To keep a running average of several numbers in your head, it helps to know that the n

posted by aws17576 at 8:04 PM on September 2, 2016 [1 favorite]

To find the average of some numbers clumped in a narrow range, you can pick a "benchmark", average the deviations from the benchmark, and add the result to the benchmark. Example: Say you want the average of 66, 62, 71, 58, and 63. These are all around 60, so make that your benchmark. The deviations are 6, 2, 11, -2, and 3. Average deviation is 4, so the average of the original numbers is 64.

Relatedly, to

*check*an average, use the average itself as a benchmark; the deviations (positive and negative) from the average must cancel out. If they don't, you know how far you need to adjust your average -- see previous trick!To keep a running average of several numbers in your head, it helps to know that the n

^{th}number "pulls" the average by 1/n of its distance from the previous average. For example, if you have an average of 80 on four exams, then a score of 95 on the fifth exam will raise your average by one-fifth of (95–80), which is 3. New average: 83.posted by aws17576 at 8:04 PM on September 2, 2016 [1 favorite]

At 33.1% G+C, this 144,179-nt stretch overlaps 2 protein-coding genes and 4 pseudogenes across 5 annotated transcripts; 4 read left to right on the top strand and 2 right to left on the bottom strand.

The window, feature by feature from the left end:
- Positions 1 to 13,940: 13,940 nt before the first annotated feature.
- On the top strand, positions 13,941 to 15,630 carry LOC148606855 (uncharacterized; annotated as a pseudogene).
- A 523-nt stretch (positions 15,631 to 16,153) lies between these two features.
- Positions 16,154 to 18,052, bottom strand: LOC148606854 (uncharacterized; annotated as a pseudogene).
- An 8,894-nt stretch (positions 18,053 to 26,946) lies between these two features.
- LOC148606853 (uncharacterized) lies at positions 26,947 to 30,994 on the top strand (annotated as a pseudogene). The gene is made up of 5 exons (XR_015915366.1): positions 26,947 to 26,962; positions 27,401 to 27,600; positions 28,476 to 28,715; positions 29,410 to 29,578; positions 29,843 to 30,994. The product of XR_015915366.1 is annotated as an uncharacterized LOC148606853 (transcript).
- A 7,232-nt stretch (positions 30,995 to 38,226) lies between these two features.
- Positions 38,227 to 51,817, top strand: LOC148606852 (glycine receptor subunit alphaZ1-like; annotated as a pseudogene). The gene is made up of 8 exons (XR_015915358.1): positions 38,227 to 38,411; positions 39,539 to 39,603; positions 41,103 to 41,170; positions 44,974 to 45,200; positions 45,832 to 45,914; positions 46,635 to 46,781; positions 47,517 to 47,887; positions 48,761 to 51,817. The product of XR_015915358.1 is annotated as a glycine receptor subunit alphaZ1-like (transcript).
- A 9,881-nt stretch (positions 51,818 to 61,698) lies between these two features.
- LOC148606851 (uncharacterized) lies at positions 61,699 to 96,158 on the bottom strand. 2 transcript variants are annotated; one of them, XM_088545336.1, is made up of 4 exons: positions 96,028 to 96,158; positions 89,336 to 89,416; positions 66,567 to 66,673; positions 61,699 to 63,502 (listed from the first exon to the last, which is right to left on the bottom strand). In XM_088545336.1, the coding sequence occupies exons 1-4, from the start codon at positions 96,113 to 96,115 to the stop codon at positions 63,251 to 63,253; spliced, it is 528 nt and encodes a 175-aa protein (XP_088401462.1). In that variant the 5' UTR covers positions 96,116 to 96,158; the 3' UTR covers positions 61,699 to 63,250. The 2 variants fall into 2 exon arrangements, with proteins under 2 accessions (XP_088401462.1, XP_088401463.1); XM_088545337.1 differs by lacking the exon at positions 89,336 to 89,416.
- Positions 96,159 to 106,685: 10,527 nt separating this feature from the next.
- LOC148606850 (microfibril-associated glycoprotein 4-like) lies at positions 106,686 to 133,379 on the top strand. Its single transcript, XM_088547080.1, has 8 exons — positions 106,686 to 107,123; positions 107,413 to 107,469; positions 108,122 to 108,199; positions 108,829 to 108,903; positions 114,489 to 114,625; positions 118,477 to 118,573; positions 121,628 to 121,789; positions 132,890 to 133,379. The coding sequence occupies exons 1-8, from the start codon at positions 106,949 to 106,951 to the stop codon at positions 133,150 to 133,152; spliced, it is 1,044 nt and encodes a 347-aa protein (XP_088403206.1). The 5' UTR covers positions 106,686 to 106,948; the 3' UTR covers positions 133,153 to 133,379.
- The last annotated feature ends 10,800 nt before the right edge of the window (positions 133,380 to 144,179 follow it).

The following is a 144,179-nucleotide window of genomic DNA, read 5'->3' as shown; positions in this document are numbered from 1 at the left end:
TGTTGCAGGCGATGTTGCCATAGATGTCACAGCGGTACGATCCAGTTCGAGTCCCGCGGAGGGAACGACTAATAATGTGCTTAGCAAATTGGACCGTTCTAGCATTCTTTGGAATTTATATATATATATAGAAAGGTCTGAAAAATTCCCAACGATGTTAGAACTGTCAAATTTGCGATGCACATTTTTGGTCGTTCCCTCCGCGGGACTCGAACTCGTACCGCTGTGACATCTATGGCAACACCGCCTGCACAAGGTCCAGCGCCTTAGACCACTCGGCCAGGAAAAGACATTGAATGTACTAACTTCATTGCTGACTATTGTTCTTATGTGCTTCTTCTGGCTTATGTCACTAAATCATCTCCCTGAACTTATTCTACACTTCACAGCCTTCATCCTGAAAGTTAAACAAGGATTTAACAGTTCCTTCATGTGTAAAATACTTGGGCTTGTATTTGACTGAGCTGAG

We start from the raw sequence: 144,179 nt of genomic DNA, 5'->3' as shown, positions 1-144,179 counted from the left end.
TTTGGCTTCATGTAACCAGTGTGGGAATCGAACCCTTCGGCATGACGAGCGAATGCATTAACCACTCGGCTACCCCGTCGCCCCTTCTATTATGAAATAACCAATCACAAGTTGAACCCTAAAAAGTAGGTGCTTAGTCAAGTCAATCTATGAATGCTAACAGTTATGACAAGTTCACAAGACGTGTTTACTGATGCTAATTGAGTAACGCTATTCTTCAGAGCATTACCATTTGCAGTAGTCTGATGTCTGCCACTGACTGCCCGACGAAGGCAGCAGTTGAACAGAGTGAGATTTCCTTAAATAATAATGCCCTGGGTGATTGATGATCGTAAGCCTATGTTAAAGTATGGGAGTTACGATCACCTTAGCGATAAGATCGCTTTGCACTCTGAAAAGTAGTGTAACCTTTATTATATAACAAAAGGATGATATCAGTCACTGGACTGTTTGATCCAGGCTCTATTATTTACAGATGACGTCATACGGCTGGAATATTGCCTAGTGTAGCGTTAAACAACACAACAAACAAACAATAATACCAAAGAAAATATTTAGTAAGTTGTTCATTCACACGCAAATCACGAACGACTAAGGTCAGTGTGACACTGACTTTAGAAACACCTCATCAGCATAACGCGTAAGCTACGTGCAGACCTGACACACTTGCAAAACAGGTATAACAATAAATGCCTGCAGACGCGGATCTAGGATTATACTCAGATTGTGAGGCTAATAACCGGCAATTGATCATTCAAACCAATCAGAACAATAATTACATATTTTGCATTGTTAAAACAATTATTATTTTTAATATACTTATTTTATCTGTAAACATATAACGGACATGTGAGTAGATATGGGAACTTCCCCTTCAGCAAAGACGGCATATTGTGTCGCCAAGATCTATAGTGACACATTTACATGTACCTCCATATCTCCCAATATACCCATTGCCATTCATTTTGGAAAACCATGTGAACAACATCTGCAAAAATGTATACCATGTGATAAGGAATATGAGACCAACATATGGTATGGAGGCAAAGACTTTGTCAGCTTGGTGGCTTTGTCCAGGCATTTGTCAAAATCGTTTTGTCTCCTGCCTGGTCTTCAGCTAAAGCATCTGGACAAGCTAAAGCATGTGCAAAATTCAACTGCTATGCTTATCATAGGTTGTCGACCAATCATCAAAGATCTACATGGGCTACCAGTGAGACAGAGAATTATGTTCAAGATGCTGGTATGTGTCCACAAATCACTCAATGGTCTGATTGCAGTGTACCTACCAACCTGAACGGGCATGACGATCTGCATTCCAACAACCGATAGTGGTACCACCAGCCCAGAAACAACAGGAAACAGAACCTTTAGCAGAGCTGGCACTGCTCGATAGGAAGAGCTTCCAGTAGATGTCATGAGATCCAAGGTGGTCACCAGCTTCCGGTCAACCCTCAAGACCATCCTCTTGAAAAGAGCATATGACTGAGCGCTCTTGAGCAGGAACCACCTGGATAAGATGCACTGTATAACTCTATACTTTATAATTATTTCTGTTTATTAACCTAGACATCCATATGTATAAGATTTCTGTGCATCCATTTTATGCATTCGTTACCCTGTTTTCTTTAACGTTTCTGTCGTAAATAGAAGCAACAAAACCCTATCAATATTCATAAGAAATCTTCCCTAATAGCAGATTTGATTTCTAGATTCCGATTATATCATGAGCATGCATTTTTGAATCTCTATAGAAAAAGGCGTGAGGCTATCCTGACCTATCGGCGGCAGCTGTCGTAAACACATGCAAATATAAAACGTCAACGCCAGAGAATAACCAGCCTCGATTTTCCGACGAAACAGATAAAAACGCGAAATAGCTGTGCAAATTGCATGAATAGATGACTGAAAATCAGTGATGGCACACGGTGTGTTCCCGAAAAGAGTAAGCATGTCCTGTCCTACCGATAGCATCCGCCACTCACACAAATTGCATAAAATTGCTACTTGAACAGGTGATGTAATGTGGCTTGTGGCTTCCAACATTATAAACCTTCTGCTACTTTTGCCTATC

Speaking of checking your work, casting out nines is handy (but not foolproof -- it generally won't catch errors resulting from transposing two digits, for example).

posted by aws17576 at 8:09 PM on September 2, 2016

posted by aws17576 at 8:09 PM on September 2, 2016

Math but not arithmetic: Geometric constructions. I sometimes find it handy to draw a parallel or perpendicular line (or an angle bisector, or midpoint, or whatever) using just a string-and-pencil "compass."

posted by sibilatorix at 4:43 PM on September 3, 2016

posted by sibilatorix at 4:43 PM on September 3, 2016

« Older How long did it take you to "get over" your PhD? | How do I get my Facebook location/places/check-in... Newer »

This thread is closed to new comments.

posted by brainmouse at 11:26 AM on September 1, 2016 [7 favorites]